So, we went in, and we started with a very simple challenge. We said, as a driver in the UK, I should be able to see my driving record as it's held by the DVLA, so that I can understand what I'm allowed to drive, and if I perhaps have been speeding in the past, and I've got some tickets and some points on my license, and I'll know when they'll expire so I'll have a clean driver's license again. And as an insurance company, I should have access to some of that information so that I can make the right risk-based decisions about whether to grant somebody insurance and how much to charge them.

It wasn't practical to build those services and plug them directly into that legacy estate, because we're optimizing for the ability to make rapid changes, to test the way we think this will work with our users, and to keep going. And if we'd gone directly into the legacy estates, we would've been stuck here in enterprise release cycles, and we would've been able to move maybe once every six months.

Thankfully for us, it turned out that the data isn't so volatile. It doesn't change so regularly that we had to have real-time updates. Instead, we could rely on some batch processes that already existed to get the data out and begin to construct a model around it.

A driver's license is a relatively simple document. It's got your name, and it's got your address, and it's got some information about what types of vehicles you're licensed to drive. And so on the surface, it looked very, very simple.

And so we dug a little bit further into the history. And in the UK, you don't have to renew your driving license. Once you have one, it's good until you reach a certain age, and then you have to start having eye tests and other things. But that means that we have a lot of historic driving licenses. And it turns out that every three to five years, the rules around what data's captured with the driving license application change, or the categorization of vehicles changes. And so the group of vehicles that applied six years ago is different from the group of vehicles that we have today.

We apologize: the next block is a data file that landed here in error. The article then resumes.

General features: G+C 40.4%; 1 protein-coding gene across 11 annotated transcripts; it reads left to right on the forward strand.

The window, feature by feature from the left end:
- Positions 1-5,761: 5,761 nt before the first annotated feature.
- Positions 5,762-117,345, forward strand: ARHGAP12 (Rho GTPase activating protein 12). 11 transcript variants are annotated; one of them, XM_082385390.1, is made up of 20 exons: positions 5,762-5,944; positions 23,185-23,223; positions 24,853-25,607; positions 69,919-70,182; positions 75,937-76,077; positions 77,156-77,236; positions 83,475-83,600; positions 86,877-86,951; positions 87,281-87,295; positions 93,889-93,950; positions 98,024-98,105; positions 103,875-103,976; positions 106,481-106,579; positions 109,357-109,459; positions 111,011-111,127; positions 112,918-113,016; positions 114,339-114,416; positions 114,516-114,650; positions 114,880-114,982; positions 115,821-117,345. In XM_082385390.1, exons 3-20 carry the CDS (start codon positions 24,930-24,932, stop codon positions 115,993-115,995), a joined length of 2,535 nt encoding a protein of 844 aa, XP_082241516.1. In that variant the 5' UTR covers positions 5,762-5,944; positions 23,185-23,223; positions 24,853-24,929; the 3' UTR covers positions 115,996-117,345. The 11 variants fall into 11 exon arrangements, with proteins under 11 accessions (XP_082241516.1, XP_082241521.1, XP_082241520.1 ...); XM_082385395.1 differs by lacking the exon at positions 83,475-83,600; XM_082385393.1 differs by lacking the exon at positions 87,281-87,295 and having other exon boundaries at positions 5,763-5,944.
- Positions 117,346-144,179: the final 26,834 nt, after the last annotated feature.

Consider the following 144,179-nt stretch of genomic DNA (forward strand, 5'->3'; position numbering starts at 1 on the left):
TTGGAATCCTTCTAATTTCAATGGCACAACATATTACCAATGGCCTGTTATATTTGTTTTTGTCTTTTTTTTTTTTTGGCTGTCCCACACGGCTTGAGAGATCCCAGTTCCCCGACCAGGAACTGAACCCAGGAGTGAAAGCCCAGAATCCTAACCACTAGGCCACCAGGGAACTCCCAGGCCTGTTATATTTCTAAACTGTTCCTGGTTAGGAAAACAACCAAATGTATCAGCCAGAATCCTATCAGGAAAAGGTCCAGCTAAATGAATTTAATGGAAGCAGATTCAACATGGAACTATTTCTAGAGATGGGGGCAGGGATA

And the way that have been handled was to overload the meaning of fields in the existing database, because schema migrations were expensive and complicated. And so there was some really gnarly application-level logic that would take a record, look at when it was updated, interpret what it meant at that point in time, map it to what that would mean now. It was just a bit of a nightmare to look at and use.

We quite like explicit data models. So, we had some things that looked like documents, and we needed quite a bit of flexibility in our schemas. And given where we are today, you can probably guess where I was going with that. But here there was some pushback. With gov.uk, we got a huge amount cover, we were able to just run on through. People were very comfortable with what they had, and were worried that we were losing some discipline. But by explaining the clarity of the new model we were suggesting, by showing that impending contract changes meant that all that familiar comfortable stuff was going away, and by very quickly being able to show the thing working and show how we were going to responsibly manage it, we were most able to win that argument. But in fact, we then also had new management, and that helped a lot.